I had this same problem at work also. I work the night shift at a hospital and on an 8 hours shift I only do about 2 ½ hours of work so I was eating out of boredom. Everyone in my department would bring candy and leave it in a huge candy bowl. So it was just me and the candy bowl all night long. I made my self a goal no work candy and no fast food for a week. I failed the first night and ate lots of candy. The goal was a good idea I just need more help. I decided I need to bring something better to eat. I looked at trail mix but I didn’t like what they had in them and my Dr. said I need more whole grains. So I made my own trail mix of sorts. I started with 2 cups of cheerios because of the whole grains and I liked the taste. Then I added 1/8 cup of dried blueberries 1/8 cup low calorie mixed nuts, 1/8 dried cherries and 1/8 chocolate covered raisins. I could graze on that all night and there was just enough chocolate that I didn’t have to get more. That is still a lot of calories so I had to figure out healthier things to bring for lunch. I actually need less lunch if I spread my snacking out all day instead of just eating one meal in the middle of my shift. So just a little preventive chocolate kept me from raiding the vending machines. This does not fix the long-term problem I am still eating because I am bored but its less calories and better for me.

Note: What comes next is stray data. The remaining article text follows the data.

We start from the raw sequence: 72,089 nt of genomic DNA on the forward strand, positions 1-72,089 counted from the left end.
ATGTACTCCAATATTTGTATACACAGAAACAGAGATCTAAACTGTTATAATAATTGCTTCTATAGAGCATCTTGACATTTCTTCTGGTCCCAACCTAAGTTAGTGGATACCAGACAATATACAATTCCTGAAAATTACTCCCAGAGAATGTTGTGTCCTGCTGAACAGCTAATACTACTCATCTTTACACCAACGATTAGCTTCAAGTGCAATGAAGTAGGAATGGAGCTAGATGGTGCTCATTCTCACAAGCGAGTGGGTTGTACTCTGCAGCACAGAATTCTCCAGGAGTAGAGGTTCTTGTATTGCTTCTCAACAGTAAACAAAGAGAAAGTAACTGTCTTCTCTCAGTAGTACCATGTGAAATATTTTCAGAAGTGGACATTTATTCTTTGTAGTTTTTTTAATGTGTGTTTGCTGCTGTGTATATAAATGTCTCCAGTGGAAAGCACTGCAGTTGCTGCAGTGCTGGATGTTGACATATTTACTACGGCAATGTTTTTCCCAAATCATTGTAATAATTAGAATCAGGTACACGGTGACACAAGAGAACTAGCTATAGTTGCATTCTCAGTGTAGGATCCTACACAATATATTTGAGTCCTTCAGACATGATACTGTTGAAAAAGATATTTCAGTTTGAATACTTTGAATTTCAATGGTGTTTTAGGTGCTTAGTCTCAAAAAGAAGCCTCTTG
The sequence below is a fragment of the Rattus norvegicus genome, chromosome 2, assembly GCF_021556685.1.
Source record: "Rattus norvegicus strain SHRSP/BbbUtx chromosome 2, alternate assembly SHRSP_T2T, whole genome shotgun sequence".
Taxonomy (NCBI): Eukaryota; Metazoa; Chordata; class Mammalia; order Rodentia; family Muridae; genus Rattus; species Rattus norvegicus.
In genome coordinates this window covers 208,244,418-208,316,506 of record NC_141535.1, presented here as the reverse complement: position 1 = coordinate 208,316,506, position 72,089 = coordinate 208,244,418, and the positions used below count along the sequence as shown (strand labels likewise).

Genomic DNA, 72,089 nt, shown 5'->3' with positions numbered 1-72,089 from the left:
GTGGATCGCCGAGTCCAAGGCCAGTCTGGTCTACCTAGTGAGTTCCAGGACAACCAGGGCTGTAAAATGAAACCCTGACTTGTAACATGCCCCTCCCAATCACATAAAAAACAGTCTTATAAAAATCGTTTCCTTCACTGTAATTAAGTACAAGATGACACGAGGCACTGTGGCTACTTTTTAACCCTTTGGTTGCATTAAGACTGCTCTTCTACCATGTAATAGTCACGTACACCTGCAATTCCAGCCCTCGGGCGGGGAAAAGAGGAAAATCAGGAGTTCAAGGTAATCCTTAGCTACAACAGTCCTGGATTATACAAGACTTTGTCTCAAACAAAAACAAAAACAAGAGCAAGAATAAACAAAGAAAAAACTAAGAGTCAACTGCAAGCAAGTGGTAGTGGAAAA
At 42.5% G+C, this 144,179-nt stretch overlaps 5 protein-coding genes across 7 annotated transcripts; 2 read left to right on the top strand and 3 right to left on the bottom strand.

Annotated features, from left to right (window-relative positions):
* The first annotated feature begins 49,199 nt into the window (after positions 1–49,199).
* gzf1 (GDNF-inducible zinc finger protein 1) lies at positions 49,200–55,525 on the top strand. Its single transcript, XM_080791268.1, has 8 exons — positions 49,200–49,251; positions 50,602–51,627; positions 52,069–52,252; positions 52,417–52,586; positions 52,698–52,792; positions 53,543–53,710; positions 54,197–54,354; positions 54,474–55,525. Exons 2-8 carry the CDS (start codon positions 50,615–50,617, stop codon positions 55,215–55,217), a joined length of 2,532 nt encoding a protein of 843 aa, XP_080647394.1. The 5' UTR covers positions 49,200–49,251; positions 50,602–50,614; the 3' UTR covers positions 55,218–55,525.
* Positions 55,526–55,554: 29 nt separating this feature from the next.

04-30-2008, 08:07 AM
I totally can relate. I also am a grazer and a scavenger for food. I do a couple of things. Three o'clock is my trigger time, I just go wild in the kitchen. So I try to find something else to do, play outside with my kids, go for a walk run...something. Also, when I worked, I would have to stay FAR away from the candy jar. Bring water. Drink lots of it, you will be full and not want anything else. Keep up the good work on bringing lower calorie foods in. I do also agree with the journal, after you log what you have eaten and look at it you will be shocked how many calories you have consumed by just snacking. Hope all is well.